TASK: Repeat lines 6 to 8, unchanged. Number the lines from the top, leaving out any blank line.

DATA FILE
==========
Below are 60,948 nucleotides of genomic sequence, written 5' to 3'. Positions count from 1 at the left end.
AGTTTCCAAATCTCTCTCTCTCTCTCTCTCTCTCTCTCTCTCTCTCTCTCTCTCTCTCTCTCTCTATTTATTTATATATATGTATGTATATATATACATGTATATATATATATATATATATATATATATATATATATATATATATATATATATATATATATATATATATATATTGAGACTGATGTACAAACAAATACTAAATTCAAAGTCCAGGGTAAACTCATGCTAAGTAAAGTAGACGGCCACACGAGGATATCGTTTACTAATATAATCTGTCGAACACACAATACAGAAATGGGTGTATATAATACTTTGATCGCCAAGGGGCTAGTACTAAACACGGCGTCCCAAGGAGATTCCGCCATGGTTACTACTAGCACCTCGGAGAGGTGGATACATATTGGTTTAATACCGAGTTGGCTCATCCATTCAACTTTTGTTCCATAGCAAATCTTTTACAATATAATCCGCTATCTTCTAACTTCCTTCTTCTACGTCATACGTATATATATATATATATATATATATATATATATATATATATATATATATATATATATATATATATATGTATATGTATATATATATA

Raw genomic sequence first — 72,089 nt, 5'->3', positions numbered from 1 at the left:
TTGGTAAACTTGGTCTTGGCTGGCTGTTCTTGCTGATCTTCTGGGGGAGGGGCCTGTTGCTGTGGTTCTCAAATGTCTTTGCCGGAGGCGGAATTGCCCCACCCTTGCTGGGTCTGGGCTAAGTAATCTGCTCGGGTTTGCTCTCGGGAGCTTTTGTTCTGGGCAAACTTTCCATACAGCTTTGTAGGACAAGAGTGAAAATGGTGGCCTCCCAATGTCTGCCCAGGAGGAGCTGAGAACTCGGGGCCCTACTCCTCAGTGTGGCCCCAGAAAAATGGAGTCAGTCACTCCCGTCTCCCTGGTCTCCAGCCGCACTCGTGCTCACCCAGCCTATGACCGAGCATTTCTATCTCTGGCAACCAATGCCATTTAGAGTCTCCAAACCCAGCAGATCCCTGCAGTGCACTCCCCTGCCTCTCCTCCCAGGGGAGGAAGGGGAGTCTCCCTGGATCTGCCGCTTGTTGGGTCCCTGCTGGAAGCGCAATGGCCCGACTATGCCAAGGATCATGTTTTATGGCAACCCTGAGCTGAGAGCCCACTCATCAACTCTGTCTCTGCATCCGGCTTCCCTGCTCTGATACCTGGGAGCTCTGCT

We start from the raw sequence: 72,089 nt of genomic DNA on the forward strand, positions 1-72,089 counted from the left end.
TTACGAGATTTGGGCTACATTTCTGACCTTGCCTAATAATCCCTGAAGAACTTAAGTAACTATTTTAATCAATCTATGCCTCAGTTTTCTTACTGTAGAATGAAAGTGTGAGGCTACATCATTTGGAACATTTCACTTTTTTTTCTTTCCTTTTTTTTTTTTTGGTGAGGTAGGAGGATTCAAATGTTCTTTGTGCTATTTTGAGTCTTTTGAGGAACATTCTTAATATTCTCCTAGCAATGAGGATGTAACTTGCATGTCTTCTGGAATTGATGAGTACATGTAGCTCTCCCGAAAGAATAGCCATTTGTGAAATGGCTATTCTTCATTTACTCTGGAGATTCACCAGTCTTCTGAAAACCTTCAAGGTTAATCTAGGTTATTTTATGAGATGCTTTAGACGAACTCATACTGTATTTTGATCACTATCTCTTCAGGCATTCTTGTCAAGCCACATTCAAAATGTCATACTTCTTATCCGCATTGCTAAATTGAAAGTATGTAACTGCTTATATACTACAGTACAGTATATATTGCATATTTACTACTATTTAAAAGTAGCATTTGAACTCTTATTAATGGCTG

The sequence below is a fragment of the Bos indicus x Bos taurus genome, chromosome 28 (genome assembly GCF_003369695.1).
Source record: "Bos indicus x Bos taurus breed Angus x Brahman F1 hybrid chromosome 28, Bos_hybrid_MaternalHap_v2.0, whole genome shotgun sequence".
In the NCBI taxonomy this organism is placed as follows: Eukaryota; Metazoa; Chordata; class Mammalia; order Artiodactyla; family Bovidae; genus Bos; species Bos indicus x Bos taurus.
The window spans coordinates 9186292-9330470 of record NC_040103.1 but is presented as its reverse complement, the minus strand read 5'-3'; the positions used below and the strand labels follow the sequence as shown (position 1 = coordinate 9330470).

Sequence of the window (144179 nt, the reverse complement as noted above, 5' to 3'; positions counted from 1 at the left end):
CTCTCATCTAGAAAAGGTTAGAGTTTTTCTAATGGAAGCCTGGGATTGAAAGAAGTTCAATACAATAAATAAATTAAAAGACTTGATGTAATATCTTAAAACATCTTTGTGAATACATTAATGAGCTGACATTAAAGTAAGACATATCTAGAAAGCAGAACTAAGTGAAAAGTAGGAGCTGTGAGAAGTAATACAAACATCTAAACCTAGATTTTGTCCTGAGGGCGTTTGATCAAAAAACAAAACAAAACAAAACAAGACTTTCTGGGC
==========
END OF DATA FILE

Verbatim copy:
TTACGAGATTTGGGCTACATTTCTGACCTTGCCTAATAATCCCTGAAGAACTTAAGTAACTATTTTAATCAATCTATGCCTCAGTTTTCTTACTGTAGAATGAAAGTGTGAGGCTACATCATTTGGAACATTTCACTTTTTTTTCTTTCCTTTTTTTTTTTTTGGTGAGGTAGGAGGATTCAAATGTTCTTTGTGCTATTTTGAGTCTTTTGAGGAACATTCTTAATATTCTCCTAGCAATGAGGATGTAACTTGCATGTCTTCTGGAATTGATGAGTACATGTAGCTCTCCCGAAAGAATAGCCATTTGTGAAATGGCTATTCTTCATTTACTCTGGAGATTCACCAGTCTTCTGAAAACCTTCAAGGTTAATCTAGGTTATTTTATGAGATGCTTTAGACGAACTCATACTGTATTTTGATCACTATCTCTTCAGGCATTCTTGTCAAGCCACATTCAAAATGTCATACTTCTTATCCGCATTGCTAAATTGAAAGTATGTAACTGCTTATATACTACAGTACAGTATATATTGCATATTTACTACTATTTAAAAGTAGCATTTGAACTCTTATTAATGGCTG

The sequence below is a fragment of the Bos indicus x Bos taurus genome, chromosome 28 (genome assembly GCF_003369695.1).
Source record: "Bos indicus x Bos taurus breed Angus x Brahman F1 hybrid chromosome 28, Bos_hybrid_MaternalHap_v2.0, whole genome shotgun sequence".